Sierra Leone said on Friday it was banning any public Christmas celebrations as the spiralling caseload of Ebola infections continues to spread alarm.
Soldiers are to be deployed throughout the festive period to force people venturing onto the streets back indoors, the government's Ebola response unit said.
Palo Conteh, head of the department, told reporters in the capital Freetown there would be "no Christmas and New Year celebrations this year".
"We will ensure that everybody remains at home to reflect on Ebola," he said.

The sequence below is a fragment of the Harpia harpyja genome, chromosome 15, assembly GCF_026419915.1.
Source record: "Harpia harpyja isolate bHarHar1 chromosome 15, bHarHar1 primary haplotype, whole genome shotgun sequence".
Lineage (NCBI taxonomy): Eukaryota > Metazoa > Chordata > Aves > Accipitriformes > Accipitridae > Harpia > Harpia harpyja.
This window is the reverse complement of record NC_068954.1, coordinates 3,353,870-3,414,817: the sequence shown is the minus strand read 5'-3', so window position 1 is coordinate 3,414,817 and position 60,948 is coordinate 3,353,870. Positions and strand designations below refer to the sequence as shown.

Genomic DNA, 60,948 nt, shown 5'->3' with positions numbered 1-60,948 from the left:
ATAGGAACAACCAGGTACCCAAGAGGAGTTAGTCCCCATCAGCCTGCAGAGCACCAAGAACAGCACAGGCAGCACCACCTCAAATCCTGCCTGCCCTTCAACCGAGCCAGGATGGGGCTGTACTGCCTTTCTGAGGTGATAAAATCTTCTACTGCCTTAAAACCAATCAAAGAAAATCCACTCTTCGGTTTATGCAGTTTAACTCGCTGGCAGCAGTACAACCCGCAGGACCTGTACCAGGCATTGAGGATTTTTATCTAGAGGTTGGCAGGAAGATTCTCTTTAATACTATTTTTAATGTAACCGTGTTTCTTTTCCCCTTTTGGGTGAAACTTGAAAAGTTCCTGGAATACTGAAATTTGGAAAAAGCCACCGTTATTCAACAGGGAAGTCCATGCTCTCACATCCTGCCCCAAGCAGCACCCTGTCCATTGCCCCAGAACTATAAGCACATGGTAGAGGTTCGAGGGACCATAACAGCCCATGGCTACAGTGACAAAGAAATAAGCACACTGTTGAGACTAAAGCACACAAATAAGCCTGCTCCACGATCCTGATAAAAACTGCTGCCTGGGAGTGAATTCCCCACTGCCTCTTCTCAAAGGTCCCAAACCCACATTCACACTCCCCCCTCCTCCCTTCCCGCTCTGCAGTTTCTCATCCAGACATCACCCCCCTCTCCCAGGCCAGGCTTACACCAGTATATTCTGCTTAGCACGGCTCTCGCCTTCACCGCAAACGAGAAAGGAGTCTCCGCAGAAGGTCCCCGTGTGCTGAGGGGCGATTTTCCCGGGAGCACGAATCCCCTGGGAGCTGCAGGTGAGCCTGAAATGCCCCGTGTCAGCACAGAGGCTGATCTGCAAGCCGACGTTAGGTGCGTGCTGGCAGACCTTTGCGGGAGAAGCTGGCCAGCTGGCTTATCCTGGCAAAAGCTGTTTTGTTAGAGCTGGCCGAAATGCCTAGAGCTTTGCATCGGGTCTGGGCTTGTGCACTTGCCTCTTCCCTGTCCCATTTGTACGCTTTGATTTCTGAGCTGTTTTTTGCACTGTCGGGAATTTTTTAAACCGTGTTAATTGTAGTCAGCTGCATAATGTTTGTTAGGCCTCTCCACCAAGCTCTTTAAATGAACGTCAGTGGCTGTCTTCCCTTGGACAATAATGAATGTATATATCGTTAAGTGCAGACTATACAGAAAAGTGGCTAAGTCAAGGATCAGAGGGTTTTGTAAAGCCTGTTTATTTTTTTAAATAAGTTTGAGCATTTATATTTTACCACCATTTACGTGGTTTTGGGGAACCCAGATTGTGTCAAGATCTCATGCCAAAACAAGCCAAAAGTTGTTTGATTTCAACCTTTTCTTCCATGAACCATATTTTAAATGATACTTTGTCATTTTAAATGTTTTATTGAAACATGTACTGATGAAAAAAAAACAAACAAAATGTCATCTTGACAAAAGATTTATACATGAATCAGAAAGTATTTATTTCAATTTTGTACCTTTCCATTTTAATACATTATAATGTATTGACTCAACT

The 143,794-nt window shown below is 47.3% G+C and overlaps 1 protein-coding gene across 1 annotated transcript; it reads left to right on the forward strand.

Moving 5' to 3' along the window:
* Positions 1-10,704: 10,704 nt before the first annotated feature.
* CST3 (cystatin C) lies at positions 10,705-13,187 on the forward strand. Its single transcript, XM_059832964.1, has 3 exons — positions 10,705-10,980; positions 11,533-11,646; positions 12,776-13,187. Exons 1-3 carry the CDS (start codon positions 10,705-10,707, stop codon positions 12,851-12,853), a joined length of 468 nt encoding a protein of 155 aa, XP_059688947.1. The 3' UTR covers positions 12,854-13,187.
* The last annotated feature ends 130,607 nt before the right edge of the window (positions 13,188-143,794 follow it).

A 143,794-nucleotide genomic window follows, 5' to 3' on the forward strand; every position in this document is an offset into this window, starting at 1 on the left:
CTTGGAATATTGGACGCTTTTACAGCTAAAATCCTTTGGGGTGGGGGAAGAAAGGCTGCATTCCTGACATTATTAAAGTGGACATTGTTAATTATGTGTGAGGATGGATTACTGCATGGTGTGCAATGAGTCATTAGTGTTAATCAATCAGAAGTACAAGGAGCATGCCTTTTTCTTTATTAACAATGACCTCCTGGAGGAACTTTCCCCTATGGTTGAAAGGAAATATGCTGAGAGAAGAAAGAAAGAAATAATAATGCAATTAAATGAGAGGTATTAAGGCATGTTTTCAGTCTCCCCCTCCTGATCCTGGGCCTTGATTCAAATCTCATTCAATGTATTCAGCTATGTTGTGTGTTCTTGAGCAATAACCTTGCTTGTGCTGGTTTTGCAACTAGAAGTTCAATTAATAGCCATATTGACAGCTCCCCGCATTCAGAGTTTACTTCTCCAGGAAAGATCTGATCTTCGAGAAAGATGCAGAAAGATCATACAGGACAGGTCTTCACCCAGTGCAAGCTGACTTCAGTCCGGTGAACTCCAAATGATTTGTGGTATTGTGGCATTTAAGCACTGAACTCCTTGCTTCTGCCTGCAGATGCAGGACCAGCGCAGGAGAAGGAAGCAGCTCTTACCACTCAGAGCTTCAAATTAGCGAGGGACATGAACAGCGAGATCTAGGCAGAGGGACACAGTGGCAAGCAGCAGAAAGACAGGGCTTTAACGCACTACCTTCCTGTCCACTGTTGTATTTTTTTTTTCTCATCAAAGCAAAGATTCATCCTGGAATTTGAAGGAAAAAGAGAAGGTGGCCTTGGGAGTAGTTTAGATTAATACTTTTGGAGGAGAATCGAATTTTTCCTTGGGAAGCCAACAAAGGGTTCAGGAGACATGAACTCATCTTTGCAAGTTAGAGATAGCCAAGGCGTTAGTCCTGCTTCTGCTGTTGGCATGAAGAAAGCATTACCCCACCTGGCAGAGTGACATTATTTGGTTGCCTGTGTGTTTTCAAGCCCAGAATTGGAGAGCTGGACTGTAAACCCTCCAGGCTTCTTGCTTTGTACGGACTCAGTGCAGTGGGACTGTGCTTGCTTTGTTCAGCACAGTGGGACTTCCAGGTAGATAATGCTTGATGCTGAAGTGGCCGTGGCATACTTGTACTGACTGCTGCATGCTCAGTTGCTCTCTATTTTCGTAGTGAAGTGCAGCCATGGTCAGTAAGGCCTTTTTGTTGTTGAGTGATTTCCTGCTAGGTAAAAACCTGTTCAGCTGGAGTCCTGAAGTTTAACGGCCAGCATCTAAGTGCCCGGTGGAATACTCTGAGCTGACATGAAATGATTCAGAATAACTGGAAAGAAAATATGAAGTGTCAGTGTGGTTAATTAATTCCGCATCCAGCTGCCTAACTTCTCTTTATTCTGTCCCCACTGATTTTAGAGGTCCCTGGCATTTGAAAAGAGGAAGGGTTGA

"Military personnel will be on the streets at Christmas and the New Year to stop any street celebrations."
While Islam is the dominant religion, more than a quarter of the population is Christian and public gatherings and entertainment are common during the festive period.
Conteh did not give the exact dates of the crackdown or specify any exceptions. In past local and nationwide anti-Ebola curfews, people have been allowed out to worship and for "essential business".
Under current emergency regulations, bars and nightspots have been shut down and public gatherings are outlawed but there is no general ban on wandering outdoors or working.
Sierra Leone, which has overtaken Liberia to report the most cases of the killer virus, has recorded 1,319 new infections in the last three weeks.